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All things bright and beautiful

Think Italian beach life is all glossy tans and designer swimwear? Not according to street photographer Lorenzo Grifantini, who’s on a mission to show us the real thing

  • All things bright and beautiful
  • All things bright and beautiful
  • All things bright and beautiful
  • All things bright and beautiful
  • All things bright and beautiful
  • All things bright and beautiful
  • All things bright and beautiful
  • All things bright and beautiful
  • All things bright and beautiful

Text by Sarah Warwick

Sophia Loren kicking off her heels on the sands of Sicily… Yachting in the Bay of Naples, à la The Talented Mr Ripley… Stretching out on a Sorrento sunlounger, Aperol Spritz in hand. When most of us think of Italian beaches, we think of places of sophistication and high glamour. From Capri to Cinque Terra, we imagine the sands of il bel paese to be an abundance of designer swimwear, all-over tans and chic cocktails. 

Turns out we’re wrong. 

“Most people’s vision of Italy doesn’t coincide with the reality,” says Lorenzo Grifantini, whose photographic series reveals Italian beach life in all its grubby, busy, cellulite-y glory. “They think it’s all about fashion, luxury cars, hedonism. But it’s also about enjoying life. It’s about caring about the beach, sun and not much more. Beach time is the moment that Italian people get to express their joie de vivre.”

A far cry from the usual glossy shots of the Amalfi coast or Venice Lido, his pictures, with their quirky details and comic characters, have more in common with saucy English postcards. But then Grifantini, who’s originally from Rome, has spent the past » 13 years living and working in London, and the similarity is to some extent intentional.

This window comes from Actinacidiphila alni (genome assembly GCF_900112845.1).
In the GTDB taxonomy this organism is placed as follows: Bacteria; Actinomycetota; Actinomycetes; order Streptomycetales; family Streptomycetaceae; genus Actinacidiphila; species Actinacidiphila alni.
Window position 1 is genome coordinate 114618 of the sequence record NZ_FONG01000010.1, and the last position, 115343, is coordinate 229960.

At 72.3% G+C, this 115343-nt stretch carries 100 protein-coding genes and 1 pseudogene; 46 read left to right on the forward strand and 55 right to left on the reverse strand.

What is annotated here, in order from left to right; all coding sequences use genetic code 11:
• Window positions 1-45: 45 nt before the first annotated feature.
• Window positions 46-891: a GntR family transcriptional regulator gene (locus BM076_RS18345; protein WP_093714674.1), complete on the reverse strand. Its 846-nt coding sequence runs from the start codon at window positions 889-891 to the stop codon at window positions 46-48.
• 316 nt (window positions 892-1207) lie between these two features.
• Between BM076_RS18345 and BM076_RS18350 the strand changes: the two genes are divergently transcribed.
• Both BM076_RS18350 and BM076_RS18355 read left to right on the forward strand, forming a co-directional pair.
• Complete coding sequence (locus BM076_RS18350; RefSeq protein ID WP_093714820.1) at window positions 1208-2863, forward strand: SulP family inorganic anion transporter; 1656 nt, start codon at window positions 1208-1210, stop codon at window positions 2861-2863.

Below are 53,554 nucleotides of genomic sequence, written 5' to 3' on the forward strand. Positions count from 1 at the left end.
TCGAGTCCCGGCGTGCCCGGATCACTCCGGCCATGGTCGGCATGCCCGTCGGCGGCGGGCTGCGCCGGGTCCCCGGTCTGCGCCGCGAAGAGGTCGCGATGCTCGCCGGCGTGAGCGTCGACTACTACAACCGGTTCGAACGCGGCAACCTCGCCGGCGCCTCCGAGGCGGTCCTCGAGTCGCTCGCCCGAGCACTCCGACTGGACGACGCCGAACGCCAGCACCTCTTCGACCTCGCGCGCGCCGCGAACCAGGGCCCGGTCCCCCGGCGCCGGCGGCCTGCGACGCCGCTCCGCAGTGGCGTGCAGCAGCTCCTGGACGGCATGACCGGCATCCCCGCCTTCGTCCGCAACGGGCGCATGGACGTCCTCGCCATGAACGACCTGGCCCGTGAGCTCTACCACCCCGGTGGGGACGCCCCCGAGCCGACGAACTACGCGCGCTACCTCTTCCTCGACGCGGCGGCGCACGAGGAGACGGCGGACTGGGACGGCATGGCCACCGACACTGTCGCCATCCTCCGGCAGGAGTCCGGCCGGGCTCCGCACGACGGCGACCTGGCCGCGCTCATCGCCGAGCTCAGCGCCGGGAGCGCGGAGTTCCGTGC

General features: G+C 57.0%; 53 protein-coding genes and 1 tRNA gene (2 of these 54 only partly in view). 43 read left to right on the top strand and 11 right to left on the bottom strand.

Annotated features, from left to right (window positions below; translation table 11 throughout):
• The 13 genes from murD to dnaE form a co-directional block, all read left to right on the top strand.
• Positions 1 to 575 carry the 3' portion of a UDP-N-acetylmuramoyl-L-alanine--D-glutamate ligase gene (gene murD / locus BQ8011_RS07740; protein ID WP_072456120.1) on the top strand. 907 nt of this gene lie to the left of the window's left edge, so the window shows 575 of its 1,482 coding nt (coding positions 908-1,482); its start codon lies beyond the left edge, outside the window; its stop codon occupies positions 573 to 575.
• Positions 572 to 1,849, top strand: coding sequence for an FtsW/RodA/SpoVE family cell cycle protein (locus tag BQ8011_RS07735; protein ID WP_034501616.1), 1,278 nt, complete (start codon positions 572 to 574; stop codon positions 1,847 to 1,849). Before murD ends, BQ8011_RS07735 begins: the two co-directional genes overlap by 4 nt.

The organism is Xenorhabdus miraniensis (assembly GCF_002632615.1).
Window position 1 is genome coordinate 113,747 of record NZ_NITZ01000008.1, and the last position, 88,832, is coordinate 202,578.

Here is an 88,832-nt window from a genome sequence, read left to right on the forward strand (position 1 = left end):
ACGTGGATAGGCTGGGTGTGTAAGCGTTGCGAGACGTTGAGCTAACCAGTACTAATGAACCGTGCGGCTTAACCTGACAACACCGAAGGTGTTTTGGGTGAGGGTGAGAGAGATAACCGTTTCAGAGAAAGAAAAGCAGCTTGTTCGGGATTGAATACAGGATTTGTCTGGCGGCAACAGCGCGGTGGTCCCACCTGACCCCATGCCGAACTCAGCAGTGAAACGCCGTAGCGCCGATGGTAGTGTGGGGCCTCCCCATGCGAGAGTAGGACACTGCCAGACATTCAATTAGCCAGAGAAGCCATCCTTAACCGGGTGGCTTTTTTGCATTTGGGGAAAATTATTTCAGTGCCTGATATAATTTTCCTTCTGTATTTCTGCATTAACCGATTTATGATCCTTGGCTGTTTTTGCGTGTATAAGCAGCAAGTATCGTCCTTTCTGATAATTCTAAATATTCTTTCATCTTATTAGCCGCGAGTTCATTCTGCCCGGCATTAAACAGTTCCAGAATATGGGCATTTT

“I appreciate the British mentality and way of thinking,” says the Rome-born snapper. “It’s a type of humour that can be sharp but is never nasty.” 

Specifically he says he gets his inspiration from British street photographers, in particular his “heroes”: Martin Parr and Tony Ray-Jones, who aim to find for moments of humour in everyday life. “All these shots have the surreal irony that I think Parr is famous for,” he says. 

He believes their success comes from his dual identity, as both expat and native. He is more able to spot the absurdities of life from the outside – “If I lived in Italy I wouldn’t have done this.” At the same time, he knows how to find beaches, typically in places where foreigners don’t go, that will give rich pickings for satire. The shots were taken all over the country – “Puglia… Salento… Sicily and Tuscany”.

Given the not-strictly flattering angles of some of the sunbathers featured in the series, did anyone object to having a camera pointed at them? “No, not at all,” he says. “Italians are very narcissistic – we all like to be photographed. The only comment I received was they hoped I was good enough to take them.”

Although Grifantini is clearly talented, photography is only a part-time passion (he’s a full-time architect), which blossomed after his daughter was born five years ago. “She was in Italy and I was in London, so I was commuting by airplane a lot and used the time to study it.” 

He has no plans to quit his day job, but is always searching for new stories and projects. Last year he put on an exhibition of his photos from his London blog (w10london.tumblr.com), and he will return to Italy this summer for one final research trip before making a book of these shots. No doubt it will be popular, given the huge following they have gained on photographic websites such as Feature Shoot. 

“I think people like them because they show Italy as a real place, not a fake one,” he says. “My business partner is half English and half Spanish. When he saw them he said, ‘Oh, wow. I really didn’t think Italy was like that.’”

Norwegian flies to eight destinations in Italy, including Sardinia, Sicily, Rome and Venice. Book flights, a hotel and a rental car at norwegian.com


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